Melvin Beaunorus Tolson

Looking over Jim's shoulder through the glass of the

housing, Arvay made out the dim shape of a boat

coming to meet them. The sun was not up yet, and

the boat was a dark mass against the grayness of the

mist. The approaching vessel cut a white pompadour

with its bow as it came ahead. When its bow was

abreast of the bow of the Arvay Henson, the captain, a

chestnut-colored Negro, stepped out of his pilot-

house and stood on deck looking over at the Arvay

Henson. Jim left his wheel at once and stepped on

deck. The two boats were probably fifty feet apart.

Jim made some mysterious motions with his hands,

and the captain of the other boat doubled his two

black fists, and struck one on top of the other rapidly

several times. They smiled and waved at each other,

and both went back to their wheels.


Jim left his wheel at once and stepped on deck. The

two boats were probably fifty feet apart. Jim made

some mysterious motions with his hands, and the

captain of the other boat doubled his two black fists,

and struck one on top of the other rapidly several

times. They smiled and waved at each other, and both

went back to their wheels.

     In Invisible Man Tolson is the Vet who talks to the protagonist in the Golden Day whore house. The passage contains numerous clues that point to Tolson, though there is one anomaly. Invisible Man is a roman a cléf, and most of the characters are described so accurately that they can be easily identified once the reader has caught on to what Ellison is doing. But Tolson is described as being fat, and he was not a fat man, so this portrait is another "lawful inexactitude: "fat man" points to the mi-fa interval, which is a technical point in the Work that has to do with how control is exercised by esoteric adepts; at a certain stage in any process an outside force is required for the continuation of the process, and the adept not only knows this doctrine but knows how to apply it to any process—particularly to human development. In his Libretto Tolson refers to this doctrine in the "Fa" canto as "the interlude of peace." Since the Vet [Tolson] realizes that Mr. Norton has received "a shock" Ellison has incorporated Gurdjiefian terminology into that episode: presumably Ellison is telling us that it was Tolson's particular assignment to provide shocks, though beyond his role in the classroom, we have to idea what that might have been. As David Gold demonstrates, Tolson was very direct in his use of the term shock in connection with education:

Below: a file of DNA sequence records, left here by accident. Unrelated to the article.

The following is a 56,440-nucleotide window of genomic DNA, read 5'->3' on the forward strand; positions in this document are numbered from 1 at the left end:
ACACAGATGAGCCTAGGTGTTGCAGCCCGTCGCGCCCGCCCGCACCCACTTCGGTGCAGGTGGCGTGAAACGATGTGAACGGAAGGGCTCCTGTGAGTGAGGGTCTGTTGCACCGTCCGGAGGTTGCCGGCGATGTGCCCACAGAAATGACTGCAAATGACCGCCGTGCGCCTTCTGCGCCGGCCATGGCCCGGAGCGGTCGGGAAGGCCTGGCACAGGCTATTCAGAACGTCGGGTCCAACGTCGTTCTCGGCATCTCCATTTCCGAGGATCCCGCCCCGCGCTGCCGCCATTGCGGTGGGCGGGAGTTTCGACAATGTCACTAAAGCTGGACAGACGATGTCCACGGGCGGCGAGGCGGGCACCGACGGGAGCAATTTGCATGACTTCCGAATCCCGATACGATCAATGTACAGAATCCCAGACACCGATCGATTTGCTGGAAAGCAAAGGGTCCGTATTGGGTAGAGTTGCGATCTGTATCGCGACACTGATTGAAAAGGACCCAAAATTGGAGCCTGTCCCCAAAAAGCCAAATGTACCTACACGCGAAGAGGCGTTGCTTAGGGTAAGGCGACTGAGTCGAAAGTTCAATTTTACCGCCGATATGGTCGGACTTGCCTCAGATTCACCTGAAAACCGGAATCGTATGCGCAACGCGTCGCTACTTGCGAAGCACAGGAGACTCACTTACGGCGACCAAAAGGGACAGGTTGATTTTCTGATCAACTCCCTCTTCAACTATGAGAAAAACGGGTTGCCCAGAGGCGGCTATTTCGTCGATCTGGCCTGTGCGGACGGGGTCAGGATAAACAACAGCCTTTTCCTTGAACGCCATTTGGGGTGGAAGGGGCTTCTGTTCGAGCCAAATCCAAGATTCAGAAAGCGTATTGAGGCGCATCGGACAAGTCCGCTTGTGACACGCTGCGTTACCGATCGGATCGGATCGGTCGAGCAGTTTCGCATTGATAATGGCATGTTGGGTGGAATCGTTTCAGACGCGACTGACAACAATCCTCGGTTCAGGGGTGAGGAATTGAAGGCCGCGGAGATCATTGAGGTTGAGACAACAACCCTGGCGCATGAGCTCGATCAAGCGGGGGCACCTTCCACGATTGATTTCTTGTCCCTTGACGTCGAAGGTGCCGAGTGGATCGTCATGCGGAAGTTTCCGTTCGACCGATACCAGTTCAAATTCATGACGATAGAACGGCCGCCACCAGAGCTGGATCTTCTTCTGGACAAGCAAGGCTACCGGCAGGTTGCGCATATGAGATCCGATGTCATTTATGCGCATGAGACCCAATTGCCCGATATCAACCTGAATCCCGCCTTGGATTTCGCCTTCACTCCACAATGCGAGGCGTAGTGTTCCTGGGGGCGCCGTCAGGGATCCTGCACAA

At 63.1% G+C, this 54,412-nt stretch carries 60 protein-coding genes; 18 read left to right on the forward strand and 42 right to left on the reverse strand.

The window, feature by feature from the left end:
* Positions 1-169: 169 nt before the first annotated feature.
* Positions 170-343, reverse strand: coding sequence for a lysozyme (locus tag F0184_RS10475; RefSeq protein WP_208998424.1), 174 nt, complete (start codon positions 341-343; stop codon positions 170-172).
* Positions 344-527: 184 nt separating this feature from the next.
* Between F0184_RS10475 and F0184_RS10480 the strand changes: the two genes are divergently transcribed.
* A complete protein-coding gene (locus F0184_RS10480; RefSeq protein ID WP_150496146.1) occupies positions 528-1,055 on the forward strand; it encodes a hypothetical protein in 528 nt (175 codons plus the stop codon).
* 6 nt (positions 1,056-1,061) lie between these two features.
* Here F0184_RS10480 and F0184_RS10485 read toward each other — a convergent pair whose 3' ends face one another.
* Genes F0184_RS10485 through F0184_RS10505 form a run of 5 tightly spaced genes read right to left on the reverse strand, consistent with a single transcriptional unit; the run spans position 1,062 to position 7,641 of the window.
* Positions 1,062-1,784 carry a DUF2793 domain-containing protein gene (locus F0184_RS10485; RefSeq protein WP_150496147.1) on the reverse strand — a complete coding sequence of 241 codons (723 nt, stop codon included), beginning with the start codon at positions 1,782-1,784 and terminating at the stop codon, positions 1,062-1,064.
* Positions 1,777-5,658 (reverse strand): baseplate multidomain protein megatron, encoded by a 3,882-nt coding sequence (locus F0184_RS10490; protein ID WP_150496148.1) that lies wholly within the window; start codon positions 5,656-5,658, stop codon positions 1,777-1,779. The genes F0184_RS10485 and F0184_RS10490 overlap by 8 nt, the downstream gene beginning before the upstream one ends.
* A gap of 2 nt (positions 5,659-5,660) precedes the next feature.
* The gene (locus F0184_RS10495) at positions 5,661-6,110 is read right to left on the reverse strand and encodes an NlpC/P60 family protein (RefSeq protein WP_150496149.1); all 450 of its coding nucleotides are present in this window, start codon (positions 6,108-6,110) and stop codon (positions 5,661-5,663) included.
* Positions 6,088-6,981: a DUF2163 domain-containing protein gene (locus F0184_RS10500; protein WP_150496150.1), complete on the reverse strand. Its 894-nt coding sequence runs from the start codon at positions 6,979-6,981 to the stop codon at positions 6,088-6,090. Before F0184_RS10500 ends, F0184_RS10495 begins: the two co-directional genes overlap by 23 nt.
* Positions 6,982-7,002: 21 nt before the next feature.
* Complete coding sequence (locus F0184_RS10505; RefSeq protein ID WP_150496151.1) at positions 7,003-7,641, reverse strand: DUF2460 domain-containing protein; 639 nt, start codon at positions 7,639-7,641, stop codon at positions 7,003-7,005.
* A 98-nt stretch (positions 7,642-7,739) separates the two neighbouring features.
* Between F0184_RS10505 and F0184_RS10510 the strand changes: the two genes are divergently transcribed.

David Gold. "Nothing Educates Us Like a Shock": The Integrated Rhetoric of Melvin B. Tolson.

Gold, David. "'Nothing Educates Us Like a Shock': The Integrated Rhetoric of Melvin B. Tolson." CCC. 55.2 (2003): 226-253.


This essay examines the pedagogical practices of the poet, civil rights activist, and teacher Melvin B. Tolson who taught at Wiley College from 1923 to 1947. Tolson's complex classroom style, which mixed elements of classical, African American, and current-traditional rhetoric, produced a pedagogy that was at once conservative, progressive, and radical, inspiring his students to academic achievement and social action. Tolson demonstrates that it is possible to instruct students in the norms of the academy without sacrificing their home voices or identities.

     Alan Nadel gives this summary of the action in the Golden Day episode in Invisible Man: "The fat vet, who had been a surgeon, helps the invisible man to bring Norton upstairs and explains that Norton has had a mild shock" (100). Nevertheless, Ellison makes it clear that he is presenting Tolson, because he renders Tolson's name in such a way that there can be little doubt: the protagonist asks the Vet why he returned after the war, and the Vet answers—"Nostalgia" (92). Now we are dealing with cabala here, the phonetic code of the alchemists that asks us to read in a different way than is normal—but there are rules. We work in both directions, and we work phonetically, so just as in the Hurston example above us is also ouse, ass, ess, and es, we can read tal as tol—and obviously nos is son in reverse. Tolson confirms this way of reading all through Harlem Gallery:

Dipping in every direction like a quaquaversal,
the M. C. guffaws: "Hideho, that swig would make
a squirrel spit in the eye of a bulldog!"

               ("Xi" 82, lns. 1695-97)

contrived the helmet-like head of the Cape
buffalo with its diablerie
curved outward, downward, and backward--
then, forward, upward, and inward:

               ("Omega" 168, lns. 4040-43)